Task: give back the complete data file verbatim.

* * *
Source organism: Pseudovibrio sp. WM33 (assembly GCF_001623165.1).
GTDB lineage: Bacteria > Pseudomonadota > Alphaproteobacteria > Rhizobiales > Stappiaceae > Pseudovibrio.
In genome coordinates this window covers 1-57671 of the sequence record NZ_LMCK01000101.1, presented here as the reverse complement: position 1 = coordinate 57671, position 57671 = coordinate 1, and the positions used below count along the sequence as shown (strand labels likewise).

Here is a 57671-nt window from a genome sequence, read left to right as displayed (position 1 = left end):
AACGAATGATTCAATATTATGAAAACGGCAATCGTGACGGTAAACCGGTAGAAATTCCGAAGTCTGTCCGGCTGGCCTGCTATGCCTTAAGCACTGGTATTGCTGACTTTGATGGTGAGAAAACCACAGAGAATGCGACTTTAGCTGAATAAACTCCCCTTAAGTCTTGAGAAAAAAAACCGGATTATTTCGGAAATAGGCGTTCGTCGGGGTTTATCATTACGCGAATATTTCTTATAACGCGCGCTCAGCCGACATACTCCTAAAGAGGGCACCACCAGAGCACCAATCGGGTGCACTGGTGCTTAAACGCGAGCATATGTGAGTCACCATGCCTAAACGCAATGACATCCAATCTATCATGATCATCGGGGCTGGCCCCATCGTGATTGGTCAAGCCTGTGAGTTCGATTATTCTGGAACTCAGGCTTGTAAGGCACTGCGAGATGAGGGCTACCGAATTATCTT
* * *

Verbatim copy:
Source organism: Pseudovibrio sp. WM33 (assembly GCF_001623165.1).
GTDB lineage: Bacteria > Pseudomonadota > Alphaproteobacteria > Rhizobiales > Stappiaceae > Pseudovibrio.
In genome coordinates this window covers 1-57671 of the sequence record NZ_LMCK01000101.1, presented here as the reverse complement: position 1 = coordinate 57671, position 57671 = coordinate 1, and the positions used below count along the sequence as shown (strand labels likewise).

Here is a 57671-nt window from a genome sequence, read left to right as displayed (position 1 = left end):
AACGAATGATTCAATATTATGAAAACGGCAATCGTGACGGTAAACCGGTAGAAATTCCGAAGTCTGTCCGGCTGGCCTGCTATGCCTTAAGCACTGGTATTGCTGACTTTGATGGTGAGAAAACCACAGAGAATGCGACTTTAGCTGAATAAACTCCCCTTAAGTCTTGAGAAAAAAAACCGGATTATTTCGGAAATAGGCGTTCGTCGGGGTTTATCATTACGCGAATATTTCTTATAACGCGCGCTCAGCCGACATACTCCTAAAGAGGGCACCACCAGAGCACCAATCGGGTGCACTGGTGCTTAAACGCGAGCATATGTGAGTCACCATGCCTAAACGCAATGACATCCAATCTATCATGATCATCGGGGCTGGCCCCATCGTGATTGGTCAAGCCTGTGAGTTCGATTATTCTGGAACTCAGGCTTGTAAGGCACTGCGAGATGAGGGCTACCGAATTATCTT